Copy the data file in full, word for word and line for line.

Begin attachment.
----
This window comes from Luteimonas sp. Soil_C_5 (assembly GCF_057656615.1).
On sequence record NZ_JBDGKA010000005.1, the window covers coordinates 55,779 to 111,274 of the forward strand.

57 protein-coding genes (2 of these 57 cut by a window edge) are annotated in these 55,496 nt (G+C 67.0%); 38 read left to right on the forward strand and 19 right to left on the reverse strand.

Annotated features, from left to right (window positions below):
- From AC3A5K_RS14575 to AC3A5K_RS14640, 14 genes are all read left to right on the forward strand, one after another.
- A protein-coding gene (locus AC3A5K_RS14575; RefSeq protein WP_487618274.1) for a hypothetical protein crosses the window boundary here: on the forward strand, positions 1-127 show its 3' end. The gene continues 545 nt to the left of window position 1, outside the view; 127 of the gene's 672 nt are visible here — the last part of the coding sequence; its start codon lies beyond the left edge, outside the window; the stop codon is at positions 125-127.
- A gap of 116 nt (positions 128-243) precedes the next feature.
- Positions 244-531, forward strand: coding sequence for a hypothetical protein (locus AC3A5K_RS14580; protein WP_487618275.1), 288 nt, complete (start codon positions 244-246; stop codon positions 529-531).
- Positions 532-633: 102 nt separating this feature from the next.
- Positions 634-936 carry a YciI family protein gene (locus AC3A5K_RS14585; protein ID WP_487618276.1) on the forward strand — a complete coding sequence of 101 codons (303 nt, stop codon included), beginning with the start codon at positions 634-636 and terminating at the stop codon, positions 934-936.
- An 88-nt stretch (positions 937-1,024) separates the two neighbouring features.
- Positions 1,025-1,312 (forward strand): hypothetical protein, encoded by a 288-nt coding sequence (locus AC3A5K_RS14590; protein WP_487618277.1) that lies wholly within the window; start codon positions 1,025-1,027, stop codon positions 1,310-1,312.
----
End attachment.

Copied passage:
This window comes from Luteimonas sp. Soil_C_5 (assembly GCF_057656615.1).
On sequence record NZ_JBDGKA010000005.1, the window covers coordinates 55,779 to 111,274 of the forward strand.

57 protein-coding genes (2 of these 57 cut by a window edge) are annotated in these 55,496 nt (G+C 67.0%); 38 read left to right on the forward strand and 19 right to left on the reverse strand.

Annotated features, from left to right (window positions below):
- From AC3A5K_RS14575 to AC3A5K_RS14640, 14 genes are all read left to right on the forward strand, one after another.
- A protein-coding gene (locus AC3A5K_RS14575; RefSeq protein WP_487618274.1) for a hypothetical protein crosses the window boundary here: on the forward strand, positions 1-127 show its 3' end. The gene continues 545 nt to the left of window position 1, outside the view; 127 of the gene's 672 nt are visible here — the last part of the coding sequence; its start codon lies beyond the left edge, outside the window; the stop codon is at positions 125-127.
- A gap of 116 nt (positions 128-243) precedes the next feature.
- Positions 244-531, forward strand: coding sequence for a hypothetical protein (locus AC3A5K_RS14580; protein WP_487618275.1), 288 nt, complete (start codon positions 244-246; stop codon positions 529-531).
- Positions 532-633: 102 nt separating this feature from the next.
- Positions 634-936 carry a YciI family protein gene (locus AC3A5K_RS14585; protein ID WP_487618276.1) on the forward strand — a complete coding sequence of 101 codons (303 nt, stop codon included), beginning with the start codon at positions 634-636 and terminating at the stop codon, positions 934-936.
- An 88-nt stretch (positions 937-1,024) separates the two neighbouring features.
- Positions 1,025-1,312 (forward strand): hypothetical protein, encoded by a 288-nt coding sequence (locus AC3A5K_RS14590; protein WP_487618277.1) that lies wholly within the window; start codon positions 1,025-1,027, stop codon positions 1,310-1,312.